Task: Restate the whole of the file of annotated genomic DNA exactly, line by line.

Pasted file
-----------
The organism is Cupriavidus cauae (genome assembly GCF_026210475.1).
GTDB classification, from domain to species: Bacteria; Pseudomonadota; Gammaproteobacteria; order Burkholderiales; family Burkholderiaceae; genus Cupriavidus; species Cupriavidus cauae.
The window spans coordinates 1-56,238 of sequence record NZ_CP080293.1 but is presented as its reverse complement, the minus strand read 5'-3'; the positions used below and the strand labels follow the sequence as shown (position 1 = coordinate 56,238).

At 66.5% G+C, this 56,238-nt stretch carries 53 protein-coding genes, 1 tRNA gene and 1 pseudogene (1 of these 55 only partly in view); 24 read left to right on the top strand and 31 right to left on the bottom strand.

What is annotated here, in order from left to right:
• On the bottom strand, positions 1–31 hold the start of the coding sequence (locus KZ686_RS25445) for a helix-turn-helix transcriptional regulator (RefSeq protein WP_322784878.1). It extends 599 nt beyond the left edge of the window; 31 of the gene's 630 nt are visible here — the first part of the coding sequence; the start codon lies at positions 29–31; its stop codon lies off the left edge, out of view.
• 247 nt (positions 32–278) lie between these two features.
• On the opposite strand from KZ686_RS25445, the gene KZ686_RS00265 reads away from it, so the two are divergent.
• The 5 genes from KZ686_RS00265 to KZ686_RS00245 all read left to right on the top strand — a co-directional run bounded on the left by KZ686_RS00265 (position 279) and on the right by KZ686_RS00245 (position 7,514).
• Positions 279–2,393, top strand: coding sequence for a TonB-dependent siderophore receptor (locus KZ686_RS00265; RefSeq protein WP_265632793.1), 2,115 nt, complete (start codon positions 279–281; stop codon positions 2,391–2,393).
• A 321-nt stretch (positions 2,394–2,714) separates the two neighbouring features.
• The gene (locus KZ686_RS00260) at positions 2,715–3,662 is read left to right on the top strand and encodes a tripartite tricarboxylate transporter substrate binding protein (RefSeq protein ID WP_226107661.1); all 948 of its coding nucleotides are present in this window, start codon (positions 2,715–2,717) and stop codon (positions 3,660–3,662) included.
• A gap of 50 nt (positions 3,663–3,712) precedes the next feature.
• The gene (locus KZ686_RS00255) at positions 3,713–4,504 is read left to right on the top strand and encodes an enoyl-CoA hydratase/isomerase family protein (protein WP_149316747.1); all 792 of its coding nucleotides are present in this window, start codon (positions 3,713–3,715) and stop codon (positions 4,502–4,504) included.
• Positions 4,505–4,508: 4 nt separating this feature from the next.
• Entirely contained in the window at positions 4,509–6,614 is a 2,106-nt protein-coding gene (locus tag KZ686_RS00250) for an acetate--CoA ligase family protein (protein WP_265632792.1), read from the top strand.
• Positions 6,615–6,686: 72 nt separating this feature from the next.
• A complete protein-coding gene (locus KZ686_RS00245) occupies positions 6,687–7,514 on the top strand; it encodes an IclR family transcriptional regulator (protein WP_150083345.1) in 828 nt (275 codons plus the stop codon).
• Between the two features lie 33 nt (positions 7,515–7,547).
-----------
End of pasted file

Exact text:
The organism is Cupriavidus cauae (genome assembly GCF_026210475.1).
GTDB classification, from domain to species: Bacteria; Pseudomonadota; Gammaproteobacteria; order Burkholderiales; family Burkholderiaceae; genus Cupriavidus; species Cupriavidus cauae.
The window spans coordinates 1-56,238 of sequence record NZ_CP080293.1 but is presented as its reverse complement, the minus strand read 5'-3'; the positions used below and the strand labels follow the sequence as shown (position 1 = coordinate 56,238).

At 66.5% G+C, this 56,238-nt stretch carries 53 protein-coding genes, 1 tRNA gene and 1 pseudogene (1 of these 55 only partly in view); 24 read left to right on the top strand and 31 right to left on the bottom strand.

What is annotated here, in order from left to right:
• On the bottom strand, positions 1–31 hold the start of the coding sequence (locus KZ686_RS25445) for a helix-turn-helix transcriptional regulator (RefSeq protein WP_322784878.1). It extends 599 nt beyond the left edge of the window; 31 of the gene's 630 nt are visible here — the first part of the coding sequence; the start codon lies at positions 29–31; its stop codon lies off the left edge, out of view.
• 247 nt (positions 32–278) lie between these two features.
• On the opposite strand from KZ686_RS25445, the gene KZ686_RS00265 reads away from it, so the two are divergent.
• The 5 genes from KZ686_RS00265 to KZ686_RS00245 all read left to right on the top strand — a co-directional run bounded on the left by KZ686_RS00265 (position 279) and on the right by KZ686_RS00245 (position 7,514).
• Positions 279–2,393, top strand: coding sequence for a TonB-dependent siderophore receptor (locus KZ686_RS00265; RefSeq protein WP_265632793.1), 2,115 nt, complete (start codon positions 279–281; stop codon positions 2,391–2,393).
• A 321-nt stretch (positions 2,394–2,714) separates the two neighbouring features.
• The gene (locus KZ686_RS00260) at positions 2,715–3,662 is read left to right on the top strand and encodes a tripartite tricarboxylate transporter substrate binding protein (RefSeq protein ID WP_226107661.1); all 948 of its coding nucleotides are present in this window, start codon (positions 2,715–2,717) and stop codon (positions 3,660–3,662) included.
• A gap of 50 nt (positions 3,663–3,712) precedes the next feature.
• The gene (locus KZ686_RS00255) at positions 3,713–4,504 is read left to right on the top strand and encodes an enoyl-CoA hydratase/isomerase family protein (protein WP_149316747.1); all 792 of its coding nucleotides are present in this window, start codon (positions 3,713–3,715) and stop codon (positions 4,502–4,504) included.
• Positions 4,505–4,508: 4 nt separating this feature from the next.
• Entirely contained in the window at positions 4,509–6,614 is a 2,106-nt protein-coding gene (locus tag KZ686_RS00250) for an acetate--CoA ligase family protein (protein WP_265632792.1), read from the top strand.
• Positions 6,615–6,686: 72 nt separating this feature from the next.
• A complete protein-coding gene (locus KZ686_RS00245) occupies positions 6,687–7,514 on the top strand; it encodes an IclR family transcriptional regulator (protein WP_150083345.1) in 828 nt (275 codons plus the stop codon).
• Between the two features lie 33 nt (positions 7,515–7,547).